City Councilors and journalists naturally ask questions in the capacity of their job, according to Mike Dobbs in his Oct. 16 opinion piece, “Are the right questions being asked in the latest mayoral controversy in Chicopee?” But are they the right questions. I may agree where Mike’s leading us here.|
It also seems as though all the parties understand, even the mayor, that the questions being asked are the result of a very sensitive murder investigation. It is sensitive for the family especially, and for legal authorities like the district attorney as well. We all want this case to be solved, the risk eliminated, and the perpetrator brought to justice.
However, I think we, as citizens, need to ask critical questions about leadership and organizational management within our municipalities. For instance, in the fair city of Chicopee, who is ultimately responsible for the breakdown of discipline and good order in its police department? Correct. The mayor.
Obviously Mayor Bissonnette is not short on ego or certain talents. And it is clear that he still wants the job. But, if one is tainted politically to the point where his behavior becomes erratic and he can no longer handle the job, then it is time for the people to change how they vote.
Many of us know of several incidences which have negatively impacted the image and operation of the Chicopee Police Department (CPD).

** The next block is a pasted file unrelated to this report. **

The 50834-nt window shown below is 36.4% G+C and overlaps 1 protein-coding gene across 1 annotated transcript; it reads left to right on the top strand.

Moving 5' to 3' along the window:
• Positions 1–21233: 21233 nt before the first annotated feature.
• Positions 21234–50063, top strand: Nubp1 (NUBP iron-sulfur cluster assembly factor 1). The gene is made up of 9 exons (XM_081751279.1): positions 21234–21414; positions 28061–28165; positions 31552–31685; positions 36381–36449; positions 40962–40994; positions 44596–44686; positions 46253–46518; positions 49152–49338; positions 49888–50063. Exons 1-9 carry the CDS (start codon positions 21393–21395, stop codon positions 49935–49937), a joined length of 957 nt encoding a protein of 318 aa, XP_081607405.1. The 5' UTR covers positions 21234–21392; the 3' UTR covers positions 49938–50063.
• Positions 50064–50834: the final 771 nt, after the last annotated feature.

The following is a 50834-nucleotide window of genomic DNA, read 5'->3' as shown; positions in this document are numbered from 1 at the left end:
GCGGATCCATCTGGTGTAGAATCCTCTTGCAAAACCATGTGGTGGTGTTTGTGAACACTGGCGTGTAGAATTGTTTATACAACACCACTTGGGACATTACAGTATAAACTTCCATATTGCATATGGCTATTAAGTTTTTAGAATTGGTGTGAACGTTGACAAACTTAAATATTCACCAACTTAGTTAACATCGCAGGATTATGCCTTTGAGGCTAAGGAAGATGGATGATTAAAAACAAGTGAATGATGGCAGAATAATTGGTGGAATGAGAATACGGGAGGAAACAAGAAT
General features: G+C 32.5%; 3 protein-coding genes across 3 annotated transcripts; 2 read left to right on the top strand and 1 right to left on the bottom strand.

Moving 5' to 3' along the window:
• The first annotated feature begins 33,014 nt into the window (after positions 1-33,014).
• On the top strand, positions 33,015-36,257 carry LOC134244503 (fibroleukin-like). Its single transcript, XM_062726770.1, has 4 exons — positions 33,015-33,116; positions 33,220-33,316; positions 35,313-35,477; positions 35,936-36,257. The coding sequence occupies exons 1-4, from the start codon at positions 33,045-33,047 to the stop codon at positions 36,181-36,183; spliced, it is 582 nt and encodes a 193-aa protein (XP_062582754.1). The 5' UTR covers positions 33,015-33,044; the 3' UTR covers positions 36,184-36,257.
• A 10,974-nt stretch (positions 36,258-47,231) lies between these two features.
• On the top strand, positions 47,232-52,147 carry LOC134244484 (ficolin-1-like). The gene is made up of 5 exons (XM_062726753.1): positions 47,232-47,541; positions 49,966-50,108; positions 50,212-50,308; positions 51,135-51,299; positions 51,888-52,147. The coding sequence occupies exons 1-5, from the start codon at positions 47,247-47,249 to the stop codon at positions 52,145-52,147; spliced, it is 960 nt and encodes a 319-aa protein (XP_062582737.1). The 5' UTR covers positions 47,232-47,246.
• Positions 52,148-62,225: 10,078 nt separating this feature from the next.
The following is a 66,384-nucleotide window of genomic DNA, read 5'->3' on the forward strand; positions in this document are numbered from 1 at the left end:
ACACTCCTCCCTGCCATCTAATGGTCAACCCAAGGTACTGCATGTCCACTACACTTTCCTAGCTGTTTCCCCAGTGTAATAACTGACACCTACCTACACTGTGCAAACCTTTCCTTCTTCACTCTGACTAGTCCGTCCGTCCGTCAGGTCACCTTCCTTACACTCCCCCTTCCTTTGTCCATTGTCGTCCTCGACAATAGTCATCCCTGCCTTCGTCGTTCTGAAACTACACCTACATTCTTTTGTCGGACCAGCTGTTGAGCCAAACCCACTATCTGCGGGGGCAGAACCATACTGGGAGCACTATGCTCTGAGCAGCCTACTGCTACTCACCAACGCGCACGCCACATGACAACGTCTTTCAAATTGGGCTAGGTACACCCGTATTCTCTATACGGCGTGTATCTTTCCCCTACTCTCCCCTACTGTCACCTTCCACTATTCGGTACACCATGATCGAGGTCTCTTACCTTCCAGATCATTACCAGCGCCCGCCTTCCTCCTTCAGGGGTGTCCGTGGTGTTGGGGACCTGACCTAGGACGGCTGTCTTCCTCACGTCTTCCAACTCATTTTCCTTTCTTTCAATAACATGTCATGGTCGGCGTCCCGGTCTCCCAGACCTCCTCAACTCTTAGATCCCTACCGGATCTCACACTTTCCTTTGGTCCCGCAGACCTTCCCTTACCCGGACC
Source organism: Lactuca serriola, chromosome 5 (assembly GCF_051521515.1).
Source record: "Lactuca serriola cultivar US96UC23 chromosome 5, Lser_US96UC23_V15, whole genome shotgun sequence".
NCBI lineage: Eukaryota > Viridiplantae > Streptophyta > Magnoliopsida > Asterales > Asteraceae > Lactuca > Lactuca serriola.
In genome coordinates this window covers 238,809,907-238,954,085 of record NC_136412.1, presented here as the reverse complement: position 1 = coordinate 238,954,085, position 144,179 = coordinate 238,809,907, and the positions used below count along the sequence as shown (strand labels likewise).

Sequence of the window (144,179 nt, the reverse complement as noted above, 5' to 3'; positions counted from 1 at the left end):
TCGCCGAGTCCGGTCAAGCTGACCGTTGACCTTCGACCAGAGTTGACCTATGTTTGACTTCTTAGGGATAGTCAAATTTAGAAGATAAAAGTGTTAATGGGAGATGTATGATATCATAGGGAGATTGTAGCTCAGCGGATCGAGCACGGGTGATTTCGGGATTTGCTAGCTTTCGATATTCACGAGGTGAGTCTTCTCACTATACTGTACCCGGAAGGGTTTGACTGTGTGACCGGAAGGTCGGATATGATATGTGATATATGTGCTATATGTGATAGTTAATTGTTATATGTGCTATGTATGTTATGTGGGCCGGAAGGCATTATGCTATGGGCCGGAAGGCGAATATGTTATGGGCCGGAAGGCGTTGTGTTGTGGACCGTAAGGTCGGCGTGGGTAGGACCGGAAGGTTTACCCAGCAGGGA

But one can be sure we are not hearing about all the other troubles of the CPD. Even so, the department has likely done much more good for the community than it has created adverse effects during its daily duties. I think we can be sure of this.
So then, where does the buck stop when troubles occur? Well, follow the chain of command upward. Again, the answer is the mayor. His office is where the blame must be squarely placed. One should not continue to boast about who is in charge if he has lost the ability to get the job done. Further, an effective and capable mayor ought to take responsibility, especially when things go bad.
If Mayor Mike Bissonnette keeps washing his hands of serious problems as though he has no culpability, and consistently points his finger at others, then it is time for him to look in the mirror. How many gravely horrific events does it take to know exactly where the problem lies at the end of the day?
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